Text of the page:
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Coronary Artery Disease Symptoms


Coronary artery disease (CAD) reduces the flow of blood to your heart. It happens when the arteries that supply blood to your heart muscle become narrowed and hardened. It can cause your heart to become weak and beat irregularly. Over time, it can lead to heart failure.

Chest pain, shortness of breath, and other symptoms are associated with CAD.


One common symptom of CAD is a type of chest pain called angina. Angina may feel like tightness, heaviness, or pressure in your chest. It may involve an aching, burning, or numb sensation. It can also feel like fullness or squeezing.

You may also feel angina in your back, jaw, neck, arms, or left shoulder. The discomfort may extend into your right arm, down to your fingers, and into your upper abdomen. You will never feel angina pain above your ears or below your belly button.

Sometimes angina causes only a vague feeling of pressure, heaviness, or discomfort. It can masquerade as indigestion or shortness of breath. Women and older adults are more likely than men and younger people to have this kind of angina.

Angina can cause other symptoms too, such as sweating or a general sense that something is wrong.

Cause of angina

Angina results from ischemia. Ischemia happens when your heart isn’t getting enough blood and oxygen. This can make your heart cramp. It usually happens when you’re involved in an activity that requires extra oxygen, such as exercising or eating. When you experience stress or cold temperatures, your body also requires more oxygen.

Ischemia from CAD doesn’t always produce symptoms. People with diabetes, for instance, are more likely than people without diabetes to have ischemia without angina. This condition is called silent ischemia.

Stable and unstable angina

Angina may be classified as stable or unstable. Stable angina happens at predictable times. For example, it may happen during periods of stress or exertion. Episodes of stable angina usually last from 2 to 15 minutes. It goes away with rest.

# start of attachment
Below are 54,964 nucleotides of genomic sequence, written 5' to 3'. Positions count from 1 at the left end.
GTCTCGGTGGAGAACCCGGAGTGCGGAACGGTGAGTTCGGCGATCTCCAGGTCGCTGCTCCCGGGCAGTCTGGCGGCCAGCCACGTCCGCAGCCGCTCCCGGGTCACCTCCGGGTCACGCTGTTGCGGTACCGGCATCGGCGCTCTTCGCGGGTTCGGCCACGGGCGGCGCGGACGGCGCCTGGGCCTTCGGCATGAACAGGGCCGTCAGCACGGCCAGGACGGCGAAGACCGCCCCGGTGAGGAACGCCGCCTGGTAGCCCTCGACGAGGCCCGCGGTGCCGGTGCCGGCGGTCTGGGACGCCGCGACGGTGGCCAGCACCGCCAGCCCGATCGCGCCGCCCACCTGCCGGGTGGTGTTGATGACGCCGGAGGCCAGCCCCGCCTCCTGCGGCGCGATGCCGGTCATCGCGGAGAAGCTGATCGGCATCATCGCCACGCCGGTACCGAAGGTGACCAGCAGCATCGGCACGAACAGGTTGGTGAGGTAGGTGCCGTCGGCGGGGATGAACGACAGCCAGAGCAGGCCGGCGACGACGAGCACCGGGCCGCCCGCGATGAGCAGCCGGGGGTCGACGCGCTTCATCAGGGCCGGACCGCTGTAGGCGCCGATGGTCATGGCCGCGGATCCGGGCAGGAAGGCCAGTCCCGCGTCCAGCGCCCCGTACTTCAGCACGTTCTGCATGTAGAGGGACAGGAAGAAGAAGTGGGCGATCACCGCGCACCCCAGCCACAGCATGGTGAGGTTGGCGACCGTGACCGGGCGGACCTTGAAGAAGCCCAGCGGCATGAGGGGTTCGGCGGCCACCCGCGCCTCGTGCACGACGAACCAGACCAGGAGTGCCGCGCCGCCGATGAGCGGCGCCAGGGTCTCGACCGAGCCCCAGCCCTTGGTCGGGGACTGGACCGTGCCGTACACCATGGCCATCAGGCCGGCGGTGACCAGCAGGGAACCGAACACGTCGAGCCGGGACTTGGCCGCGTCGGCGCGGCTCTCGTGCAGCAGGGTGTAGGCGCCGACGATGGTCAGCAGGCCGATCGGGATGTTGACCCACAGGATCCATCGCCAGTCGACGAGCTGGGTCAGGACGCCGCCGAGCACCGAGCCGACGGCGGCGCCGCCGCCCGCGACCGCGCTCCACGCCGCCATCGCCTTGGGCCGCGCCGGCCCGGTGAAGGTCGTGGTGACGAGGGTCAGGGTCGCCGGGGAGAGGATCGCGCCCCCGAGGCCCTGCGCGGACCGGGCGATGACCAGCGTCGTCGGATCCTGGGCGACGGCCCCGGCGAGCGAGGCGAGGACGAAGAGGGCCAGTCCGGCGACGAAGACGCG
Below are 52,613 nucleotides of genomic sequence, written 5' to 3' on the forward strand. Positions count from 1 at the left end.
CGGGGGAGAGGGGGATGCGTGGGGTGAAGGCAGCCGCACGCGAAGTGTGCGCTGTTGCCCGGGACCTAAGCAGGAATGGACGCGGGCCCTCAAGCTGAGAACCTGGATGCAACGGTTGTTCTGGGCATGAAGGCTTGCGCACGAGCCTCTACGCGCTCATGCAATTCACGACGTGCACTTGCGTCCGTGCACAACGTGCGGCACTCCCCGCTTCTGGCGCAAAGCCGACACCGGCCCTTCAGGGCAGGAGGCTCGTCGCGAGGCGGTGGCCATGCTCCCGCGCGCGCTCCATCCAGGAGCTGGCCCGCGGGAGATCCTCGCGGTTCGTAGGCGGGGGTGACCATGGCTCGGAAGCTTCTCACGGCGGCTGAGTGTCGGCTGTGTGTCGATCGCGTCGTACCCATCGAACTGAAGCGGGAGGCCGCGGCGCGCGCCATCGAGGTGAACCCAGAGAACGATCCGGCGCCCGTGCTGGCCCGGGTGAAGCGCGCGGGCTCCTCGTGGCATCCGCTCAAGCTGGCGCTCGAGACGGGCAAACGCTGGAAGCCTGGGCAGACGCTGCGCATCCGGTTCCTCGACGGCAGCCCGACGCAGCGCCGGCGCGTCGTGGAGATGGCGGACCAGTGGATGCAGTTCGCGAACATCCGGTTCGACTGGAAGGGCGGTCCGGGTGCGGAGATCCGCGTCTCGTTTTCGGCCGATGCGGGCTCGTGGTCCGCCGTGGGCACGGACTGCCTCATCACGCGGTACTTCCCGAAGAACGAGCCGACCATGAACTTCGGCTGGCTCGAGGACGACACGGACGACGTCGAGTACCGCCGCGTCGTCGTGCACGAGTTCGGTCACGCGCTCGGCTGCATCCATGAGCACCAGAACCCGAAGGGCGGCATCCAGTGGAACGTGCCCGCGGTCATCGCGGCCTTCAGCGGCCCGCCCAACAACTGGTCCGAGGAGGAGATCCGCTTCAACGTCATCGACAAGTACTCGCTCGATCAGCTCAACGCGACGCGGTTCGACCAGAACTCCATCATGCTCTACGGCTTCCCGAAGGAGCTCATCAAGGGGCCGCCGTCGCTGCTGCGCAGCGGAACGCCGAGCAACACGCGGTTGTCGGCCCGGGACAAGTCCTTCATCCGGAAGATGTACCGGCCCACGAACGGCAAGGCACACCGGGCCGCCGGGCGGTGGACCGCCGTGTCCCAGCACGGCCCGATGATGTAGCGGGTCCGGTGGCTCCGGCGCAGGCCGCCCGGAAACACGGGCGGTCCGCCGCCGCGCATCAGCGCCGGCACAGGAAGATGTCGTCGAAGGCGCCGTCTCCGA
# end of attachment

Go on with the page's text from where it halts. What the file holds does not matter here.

Unstable angina is also called "rest angina." It occurs when no particular demand is being placed on your heart. The pain doesn’t get better with rest. It can even wake you up from a sound sleep. Unstable angina typically occurs when you have a coronary artery that’s narrowed by at least 70 percent.

Other symptoms

In addition to angina, CAD may cause the following symptoms:

  • shortness of breath
  • sweating
  • weakness
  • dizziness
  • nausea
  • rapid heartbeat
  • palpitations, or the feeling that your heart is fluttering or skipping beats

Is it angina or a heart attack?

How do you know if you’re experiencing angina or a heart attack? Both of those conditions can involve chest pain and other similar symptoms. If the pain changes in quality, lasts more than 15 minutes, or doesn’t respond to the nitroglycerin tablets that your doctor has prescribed, get immediate medical attention. It’s possible that you’re having a heart attack, and you need to be evaluated by a doctor.

The following symptoms can be signs of either angina or the onset of a heart attack caused by underlying CAD:

  • pain, discomfort, pressure, tightness, numbness, or burning sensation in your chest, arms, shoulders, back, abdomen, or jaw
  • dizziness
  • weakness or fatigue
  • nausea or vomiting
  • indigestion or heartburn
  • sweating or clammy skin
  • fast heart rate or irregular heart rhythm
  • anxiety or a general feeling of being unwell

Don’t ignore these symptoms. People often delay seeking medical attention because they’re not sure if anything is seriously wrong. That attitude can lead to delayed treatment when you need it most. It’s much better to be safe than sorry.

If you suspect you might be having a heart attack, get medical help right away. The quicker you get treatment for a heart attack, the better your chances of survival.

Content licensed from:

Written by: the Healthline Editorial Team
Medically reviewed on: Jun 16, 2016: Debra Sullivan, PhD, MSN, CNE, COI

This feature is for informational purposes only and should not be used to replace the care and information received from your health care provider. Please consult a health care professional with any health concerns you may have.
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